1989 Toyota Supra

Supra Picture The largest performance modification is, of course the 7M-GTE engine swap which ups the base horsepower of the car from 200 to 230, but of course I didn't stop there. Once the turbocharger is in place, the first thing that you want to do is to crank up the boost a bit, right?

Basics first. The engine needs air to make power. Removing the stock restrictive intake and replacing it with a cone filter is beyond the basics, and hardly what I'd consider a performance mod, but I did it, so...

More basics. The easier it is to get rid of exhaust gasses, the less power the exhaust system robs from the crank. Now with normally aspirated engines, there is such a thing as too large an exhaust. The exhaust needs to flow smoothly in order to maximise the scavenging effect and draw more exhaust from the cylinders. This is not so for a turbocharged engine. The more and faster you can remove the exhaust gasses, the better. The factory exhaust had to go. I upgraded to a Tanabe Hyper Medallion cat-back exhaust system and a Random Technology downpipe, with LIPP performance turbo elbow. This makes the exhaust system at least 3" in diameter all the way from the turbo back. This allows the exhaust turbine to have the maximum pressure differential, and gives the compressor the most power to work with.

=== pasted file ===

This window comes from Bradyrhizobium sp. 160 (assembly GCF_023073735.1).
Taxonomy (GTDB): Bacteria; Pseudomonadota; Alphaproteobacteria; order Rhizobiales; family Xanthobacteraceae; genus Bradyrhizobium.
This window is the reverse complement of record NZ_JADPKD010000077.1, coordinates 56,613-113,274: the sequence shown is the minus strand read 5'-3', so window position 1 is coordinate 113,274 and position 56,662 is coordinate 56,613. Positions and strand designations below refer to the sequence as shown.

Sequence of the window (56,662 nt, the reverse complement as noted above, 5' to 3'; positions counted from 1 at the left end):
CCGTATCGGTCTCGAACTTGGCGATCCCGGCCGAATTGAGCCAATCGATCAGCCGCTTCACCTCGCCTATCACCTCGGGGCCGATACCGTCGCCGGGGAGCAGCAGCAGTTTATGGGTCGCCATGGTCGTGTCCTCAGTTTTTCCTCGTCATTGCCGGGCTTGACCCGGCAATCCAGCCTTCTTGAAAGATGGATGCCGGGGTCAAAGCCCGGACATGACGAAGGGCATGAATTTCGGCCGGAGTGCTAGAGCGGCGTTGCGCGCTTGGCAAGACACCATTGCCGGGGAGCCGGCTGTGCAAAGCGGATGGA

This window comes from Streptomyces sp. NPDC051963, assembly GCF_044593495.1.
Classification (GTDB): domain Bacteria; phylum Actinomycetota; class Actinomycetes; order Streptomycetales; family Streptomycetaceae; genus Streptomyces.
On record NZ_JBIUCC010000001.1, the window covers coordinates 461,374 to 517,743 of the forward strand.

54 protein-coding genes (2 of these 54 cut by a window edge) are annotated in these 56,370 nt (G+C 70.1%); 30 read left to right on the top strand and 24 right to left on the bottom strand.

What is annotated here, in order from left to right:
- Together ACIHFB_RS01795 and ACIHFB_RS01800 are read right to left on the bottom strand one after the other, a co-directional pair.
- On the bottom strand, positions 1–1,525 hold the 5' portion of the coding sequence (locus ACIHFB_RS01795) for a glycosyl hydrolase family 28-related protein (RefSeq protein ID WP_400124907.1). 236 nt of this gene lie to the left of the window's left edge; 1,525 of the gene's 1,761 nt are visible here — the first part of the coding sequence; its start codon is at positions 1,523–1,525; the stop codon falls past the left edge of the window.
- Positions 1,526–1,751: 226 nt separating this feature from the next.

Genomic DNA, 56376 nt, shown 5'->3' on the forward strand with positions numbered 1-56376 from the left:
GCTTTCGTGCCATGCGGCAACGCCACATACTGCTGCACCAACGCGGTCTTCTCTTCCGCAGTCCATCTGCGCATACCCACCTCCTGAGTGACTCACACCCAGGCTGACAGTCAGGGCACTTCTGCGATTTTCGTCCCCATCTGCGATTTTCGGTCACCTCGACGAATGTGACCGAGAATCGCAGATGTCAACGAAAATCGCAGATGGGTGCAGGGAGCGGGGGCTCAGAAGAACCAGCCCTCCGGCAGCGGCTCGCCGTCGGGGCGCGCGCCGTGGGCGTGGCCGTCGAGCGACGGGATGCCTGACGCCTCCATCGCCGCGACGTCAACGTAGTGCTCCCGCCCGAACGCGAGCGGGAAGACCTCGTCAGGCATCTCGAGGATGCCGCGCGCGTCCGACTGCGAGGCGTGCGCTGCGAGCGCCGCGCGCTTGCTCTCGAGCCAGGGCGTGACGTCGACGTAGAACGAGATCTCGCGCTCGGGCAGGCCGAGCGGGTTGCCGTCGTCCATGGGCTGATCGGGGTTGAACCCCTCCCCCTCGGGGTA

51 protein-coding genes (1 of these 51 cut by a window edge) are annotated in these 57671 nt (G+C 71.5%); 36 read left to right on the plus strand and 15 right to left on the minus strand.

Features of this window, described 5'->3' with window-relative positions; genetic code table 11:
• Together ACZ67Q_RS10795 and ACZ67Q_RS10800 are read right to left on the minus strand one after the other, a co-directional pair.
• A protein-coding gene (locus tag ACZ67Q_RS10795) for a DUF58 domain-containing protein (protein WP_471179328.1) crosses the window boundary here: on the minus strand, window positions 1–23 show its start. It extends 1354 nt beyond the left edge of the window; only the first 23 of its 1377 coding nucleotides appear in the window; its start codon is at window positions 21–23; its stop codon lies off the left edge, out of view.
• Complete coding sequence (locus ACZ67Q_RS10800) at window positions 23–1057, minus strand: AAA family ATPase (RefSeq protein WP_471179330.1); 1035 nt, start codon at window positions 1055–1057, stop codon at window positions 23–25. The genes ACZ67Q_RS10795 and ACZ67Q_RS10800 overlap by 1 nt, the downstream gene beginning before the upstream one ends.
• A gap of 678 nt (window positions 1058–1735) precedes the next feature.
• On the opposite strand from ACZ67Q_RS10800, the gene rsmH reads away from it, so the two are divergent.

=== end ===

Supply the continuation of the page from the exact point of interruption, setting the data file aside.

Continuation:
Okay, so beyond the basics, there are some things that I wanted to do to make sure that cranking up the boost wasn't going to turn my engine bay into a smoking crater.

First up is the fuel system. The stock fuel system is good for a bit more boost, but I like to have more than I need. The stock 440cc injectors were replaced with a set of Performance Turbo Engineering 550cc injectors. This takes care of some additional fuel delivery.

The complement to that is to use the air flow meter from a Lexus V8. This is exactly the same electronically as the stock unit, however it has a larger chamber. In this way, we lie to the ECU, telling it that there's really less air coming into the engine than what's really there. The ECU then delivers what it thinks is an appropriate amount of fuel, and because of the larger fuel injectors, it's right. The computer has just given us more fuel, without ever realising that anything is amiss!

Copyright ©2008 Dan Gyoba